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Continuing to look at some of the useful things one needs to know when going production with Linux. Applies to any other OS too in most ways, but examples are all from our Linux deployments, specifically our first year on our Linux based NAS.

 

Last post I talked about using a special version of 'fsck" to repair GFS based file systems. As I thought about that post I realized that I had some more general things I wanted to get into in this area. I also noted that i would talk more specifics about useful commands and related things we have learned along the way that you should know about *before* your Linux based cluster fails.

 

As I also alluded to in my last post, the first year on the Linux cluster has not been utterly pain free. For one thing, we had the fencing set up wrong so that when a node failed for any reason, it could not be "shot in the head" and recovered by the surviving nodes. This has now been fixed: I know this because last night a heartbeat failed, the node was fenced, and the service recovered on a surviving node. Then, the heartbeat returned and the cluster was whole again. We did nothing, and there was no customer facing outage. Here is Dan's exact verbiage:

 

I see that node #1 on the file serving cluster here in Houston rebooted this morning. That's the node that normally handles the NFS service by default priority. It looks like node #1 lost the heartbeat token to the other nodes. Probably due to the NIC driver or something. This is the same thing that happened a couple of weeks back on node #3.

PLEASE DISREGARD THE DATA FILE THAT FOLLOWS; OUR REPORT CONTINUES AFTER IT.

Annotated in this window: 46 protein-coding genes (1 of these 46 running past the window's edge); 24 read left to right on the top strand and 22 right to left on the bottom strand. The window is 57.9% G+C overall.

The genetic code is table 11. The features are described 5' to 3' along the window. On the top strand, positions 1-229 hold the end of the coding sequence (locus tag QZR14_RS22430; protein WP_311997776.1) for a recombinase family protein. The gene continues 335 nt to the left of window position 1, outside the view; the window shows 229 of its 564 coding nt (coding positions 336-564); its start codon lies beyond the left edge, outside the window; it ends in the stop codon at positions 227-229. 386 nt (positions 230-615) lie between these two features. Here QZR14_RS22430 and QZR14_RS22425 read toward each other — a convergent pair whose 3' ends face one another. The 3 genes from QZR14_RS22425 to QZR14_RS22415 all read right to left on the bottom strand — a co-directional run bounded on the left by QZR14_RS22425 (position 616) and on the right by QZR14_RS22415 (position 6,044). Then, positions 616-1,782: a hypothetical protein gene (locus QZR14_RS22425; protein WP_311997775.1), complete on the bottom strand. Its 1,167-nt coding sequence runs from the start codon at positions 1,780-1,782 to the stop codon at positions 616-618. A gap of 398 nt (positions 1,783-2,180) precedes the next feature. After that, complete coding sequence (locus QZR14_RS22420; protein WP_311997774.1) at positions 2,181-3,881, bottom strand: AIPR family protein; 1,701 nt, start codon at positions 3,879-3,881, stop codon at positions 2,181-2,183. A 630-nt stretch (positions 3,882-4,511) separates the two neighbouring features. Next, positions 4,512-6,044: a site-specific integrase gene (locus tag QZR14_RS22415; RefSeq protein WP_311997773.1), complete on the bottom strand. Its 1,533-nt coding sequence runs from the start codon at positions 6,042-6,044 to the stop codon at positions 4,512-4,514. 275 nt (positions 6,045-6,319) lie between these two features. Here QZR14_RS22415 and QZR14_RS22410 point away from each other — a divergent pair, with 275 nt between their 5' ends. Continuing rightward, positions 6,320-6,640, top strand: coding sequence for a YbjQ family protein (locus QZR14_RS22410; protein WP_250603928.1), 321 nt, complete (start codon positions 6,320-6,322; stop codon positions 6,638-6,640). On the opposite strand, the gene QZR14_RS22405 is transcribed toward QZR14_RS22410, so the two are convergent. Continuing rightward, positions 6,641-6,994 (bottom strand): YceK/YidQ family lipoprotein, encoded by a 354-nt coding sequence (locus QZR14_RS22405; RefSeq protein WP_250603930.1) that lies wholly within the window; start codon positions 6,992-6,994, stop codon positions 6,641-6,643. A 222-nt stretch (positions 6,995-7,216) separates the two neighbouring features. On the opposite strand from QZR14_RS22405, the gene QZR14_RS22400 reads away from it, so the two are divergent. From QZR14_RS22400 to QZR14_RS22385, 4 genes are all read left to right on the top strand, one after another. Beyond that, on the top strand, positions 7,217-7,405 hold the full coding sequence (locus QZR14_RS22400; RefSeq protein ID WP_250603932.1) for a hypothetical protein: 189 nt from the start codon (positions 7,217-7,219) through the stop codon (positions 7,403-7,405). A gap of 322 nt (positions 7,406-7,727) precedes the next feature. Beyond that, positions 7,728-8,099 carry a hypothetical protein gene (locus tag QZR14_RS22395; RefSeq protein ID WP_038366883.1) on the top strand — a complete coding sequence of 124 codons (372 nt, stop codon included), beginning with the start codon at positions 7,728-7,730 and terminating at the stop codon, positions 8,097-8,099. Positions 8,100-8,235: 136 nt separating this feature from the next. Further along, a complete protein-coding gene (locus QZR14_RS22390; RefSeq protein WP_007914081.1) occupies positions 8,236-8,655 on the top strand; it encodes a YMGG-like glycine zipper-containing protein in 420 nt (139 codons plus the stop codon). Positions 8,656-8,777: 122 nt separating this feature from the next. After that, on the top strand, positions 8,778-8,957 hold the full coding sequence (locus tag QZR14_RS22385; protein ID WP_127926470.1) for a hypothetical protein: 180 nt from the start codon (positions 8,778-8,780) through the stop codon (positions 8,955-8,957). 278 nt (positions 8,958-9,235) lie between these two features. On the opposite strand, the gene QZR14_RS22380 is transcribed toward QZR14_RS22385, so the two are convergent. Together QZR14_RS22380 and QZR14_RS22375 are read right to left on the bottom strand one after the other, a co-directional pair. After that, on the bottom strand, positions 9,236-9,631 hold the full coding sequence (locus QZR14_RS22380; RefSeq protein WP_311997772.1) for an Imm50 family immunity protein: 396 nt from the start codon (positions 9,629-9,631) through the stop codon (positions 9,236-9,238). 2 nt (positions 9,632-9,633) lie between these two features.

This time, the cluster recovered with out my help. As it should! With the fence configuration fixed now, node #2 was able to fence (reset) node #1 via the Sun ELOM (IPMI over LAN)  and node #1 then rebooted and joined the cluster again. All is well!

The cluster resource manager moved NFS to node #2 to maintain that service. For now, I have left NFS on node #2 with the Samba service that normally defaults to node #2.

The cluster did it's thing, no service outage. Although I suspect NFS stalled for a few moments and then took off again... Life is Good!

We don't yet know why heartbeat is getting lost from time to time, but at least we now totally survive it when it happens. More on that in a second...

This takes me to the things I wanted to say about a few design choices we made in setting up the cluster, and I want to tie these back to another, different cluster we deployed with far less success 8 or so years ago as well as the TruCluster that the Linux cluster replaced.

 

Design point / choice number one: If you have read the previous series about out NAS cluster design, you might have followed a link to this picture. If not, and you do so now, you will see that we chose to implement three nodes: Sun X2200's in our case. Why?

 

Our TruCluster (may it rest in peace, and in this case, pieces) had magnificent uptime. It ran and ran without rarely a burp. However, the TruCLuster was two ES40 nodes. If we took one down to apply patches, we were left literally "standing on one foot": We were not HA any more. At least one time, the *other* node failed while we had one down for service, which meant we had a customer facing outage.